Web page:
The principal problem posed by gaps in your medical treatment is that by waiting too long to receive treatment or in between treatments, you are inhibiting your body’s ability to recovery from injury. The law imposes a duty upon a personal injury claimant to do everything he or she can do to minimize damages, which includes doing whatever possible to heal as quickly and effectively as possible. Gaps in treatment can also raise the issue of whether there has been another accident or incident that caused your injuries. Gaps in treatment may have the unintended consequence of giving the appearance that doctor visits, physical therapy, or other medical care is not genuine.
Under the law of mitigation of damages, it is the duty of a personal injury claimant to have done everything reasonable to minimize his or her damages. One cannot refuse to seek treatment, or delay seeking treatment, and then bring a claim requesting the full amount of compensation possible for one’s condition. For example, if as a result of a car accident you suffer a neck strain, commonly referred to as “whiplash,” you cannot just sit at home for two years without seeking medical care and then request pain and suffering compensation for the last two years. You have a duty to mitigate your damages, which would include going to a doctor and doing physical therapy if prescribed by your physician. Receiving such treatment would likely help you heal within a time frame of much less than two years, for example in six months, thereby minimizing your compensation requested in your personal injury claim to only six months of pain and suffering. Of course, your personal injury attorney would also be entitled to recoup all of your reasonable medical expenses for you.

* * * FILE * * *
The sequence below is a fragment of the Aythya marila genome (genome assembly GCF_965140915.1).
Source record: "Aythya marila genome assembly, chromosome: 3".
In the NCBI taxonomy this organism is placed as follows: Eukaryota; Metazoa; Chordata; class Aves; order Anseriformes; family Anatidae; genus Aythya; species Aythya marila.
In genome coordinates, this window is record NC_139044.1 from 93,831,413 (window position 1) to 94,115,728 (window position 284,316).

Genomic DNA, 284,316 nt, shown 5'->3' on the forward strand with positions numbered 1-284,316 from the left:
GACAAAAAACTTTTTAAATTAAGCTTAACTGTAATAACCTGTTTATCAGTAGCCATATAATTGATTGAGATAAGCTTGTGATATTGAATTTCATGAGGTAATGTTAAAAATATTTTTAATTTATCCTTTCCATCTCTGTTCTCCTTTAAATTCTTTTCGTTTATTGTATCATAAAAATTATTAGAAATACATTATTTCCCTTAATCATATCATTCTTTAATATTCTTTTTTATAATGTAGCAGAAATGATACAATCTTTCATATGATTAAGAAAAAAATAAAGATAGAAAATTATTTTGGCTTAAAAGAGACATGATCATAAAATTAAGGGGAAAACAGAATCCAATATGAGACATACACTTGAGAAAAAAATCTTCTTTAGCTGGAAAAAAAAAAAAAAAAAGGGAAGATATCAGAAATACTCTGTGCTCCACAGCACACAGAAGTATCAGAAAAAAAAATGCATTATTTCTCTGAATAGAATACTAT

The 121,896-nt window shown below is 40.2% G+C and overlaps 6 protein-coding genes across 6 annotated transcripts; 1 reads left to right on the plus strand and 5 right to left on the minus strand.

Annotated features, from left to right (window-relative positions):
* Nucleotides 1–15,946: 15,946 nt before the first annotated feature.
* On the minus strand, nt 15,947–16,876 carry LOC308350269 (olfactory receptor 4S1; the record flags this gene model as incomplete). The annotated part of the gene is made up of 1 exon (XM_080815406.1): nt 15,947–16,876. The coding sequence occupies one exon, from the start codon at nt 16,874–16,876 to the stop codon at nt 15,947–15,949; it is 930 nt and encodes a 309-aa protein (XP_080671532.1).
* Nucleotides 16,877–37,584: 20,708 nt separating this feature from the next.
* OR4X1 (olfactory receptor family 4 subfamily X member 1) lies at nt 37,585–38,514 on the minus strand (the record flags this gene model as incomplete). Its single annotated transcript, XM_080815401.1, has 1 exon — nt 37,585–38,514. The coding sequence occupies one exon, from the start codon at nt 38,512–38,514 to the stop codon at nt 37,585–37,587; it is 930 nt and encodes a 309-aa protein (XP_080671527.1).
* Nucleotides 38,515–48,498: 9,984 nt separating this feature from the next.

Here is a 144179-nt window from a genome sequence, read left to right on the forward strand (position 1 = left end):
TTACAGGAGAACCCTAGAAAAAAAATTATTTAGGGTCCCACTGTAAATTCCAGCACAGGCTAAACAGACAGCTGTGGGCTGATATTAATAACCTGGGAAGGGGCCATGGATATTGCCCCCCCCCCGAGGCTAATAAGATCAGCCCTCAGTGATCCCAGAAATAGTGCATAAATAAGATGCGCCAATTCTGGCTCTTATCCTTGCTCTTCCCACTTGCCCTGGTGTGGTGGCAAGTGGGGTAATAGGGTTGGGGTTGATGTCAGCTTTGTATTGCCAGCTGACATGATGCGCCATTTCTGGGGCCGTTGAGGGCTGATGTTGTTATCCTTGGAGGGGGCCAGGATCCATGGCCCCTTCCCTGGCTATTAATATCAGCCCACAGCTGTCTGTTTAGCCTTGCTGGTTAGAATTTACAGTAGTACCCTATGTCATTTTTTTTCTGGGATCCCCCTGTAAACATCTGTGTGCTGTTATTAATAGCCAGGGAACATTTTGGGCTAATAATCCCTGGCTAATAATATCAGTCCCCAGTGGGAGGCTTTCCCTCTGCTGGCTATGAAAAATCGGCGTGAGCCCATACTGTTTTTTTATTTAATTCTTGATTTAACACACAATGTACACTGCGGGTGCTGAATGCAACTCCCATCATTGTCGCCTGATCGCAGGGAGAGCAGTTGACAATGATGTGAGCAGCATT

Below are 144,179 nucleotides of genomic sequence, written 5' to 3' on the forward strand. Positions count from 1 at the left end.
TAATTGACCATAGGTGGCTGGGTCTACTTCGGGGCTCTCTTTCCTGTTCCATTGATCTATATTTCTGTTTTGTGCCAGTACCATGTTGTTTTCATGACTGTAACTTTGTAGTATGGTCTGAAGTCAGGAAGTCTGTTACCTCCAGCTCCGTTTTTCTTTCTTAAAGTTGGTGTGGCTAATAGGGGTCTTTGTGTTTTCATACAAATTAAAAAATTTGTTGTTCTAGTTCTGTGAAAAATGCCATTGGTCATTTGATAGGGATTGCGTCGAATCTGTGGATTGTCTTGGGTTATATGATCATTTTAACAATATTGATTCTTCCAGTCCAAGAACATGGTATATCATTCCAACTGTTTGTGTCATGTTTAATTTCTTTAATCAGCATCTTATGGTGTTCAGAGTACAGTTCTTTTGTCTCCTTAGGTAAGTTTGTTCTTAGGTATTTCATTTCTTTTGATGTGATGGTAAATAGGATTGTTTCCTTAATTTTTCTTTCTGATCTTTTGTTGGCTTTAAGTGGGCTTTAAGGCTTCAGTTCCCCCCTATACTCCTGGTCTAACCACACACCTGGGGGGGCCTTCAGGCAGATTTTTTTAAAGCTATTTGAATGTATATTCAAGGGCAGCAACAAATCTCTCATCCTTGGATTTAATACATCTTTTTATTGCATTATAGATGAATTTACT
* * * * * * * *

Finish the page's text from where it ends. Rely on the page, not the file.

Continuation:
Another issue created by gaps in treatment is that they may give rise to the issue of whether your injuries stem from a different accident of incident that was caused by a party other than the one against whom your personal injury lawyer is bringing your claim. For example, if you are injured and do not seek treatment for five months, the question will certainly be raised by the opposing attorney, and a jury may even find at the time of trial in your case, that you could have suffered your injuries from a different accident or incident occurring between the time of the subject incident and the time you first sought treatment.
The other issue created by gaps in treatment is that they may give the appearance, accurately or not, that your claim for damages is lacking in genuineness. For example, if you begin a physical therapy regimen lasting two months, then stop completely, and then six months later resume the same physical therapy, that may have the unintended effect of making it seem as though you are manufacturing your injury for the purpose of seeking a greater amount of compensation.
More important, gaps in treatment will delay the healing process for you. After all, your health is the most important thing and your doctors, your attorneys, and you yourself all want you to fully recover from your injuries. The more proactive and disciplined you are with your medical care, the faster you will heal and better you will recovery. So being diligent about your treatment both help you get better faster and can affect the amount of pain and suffering damages that you may be entitled to receive in your personal injury case.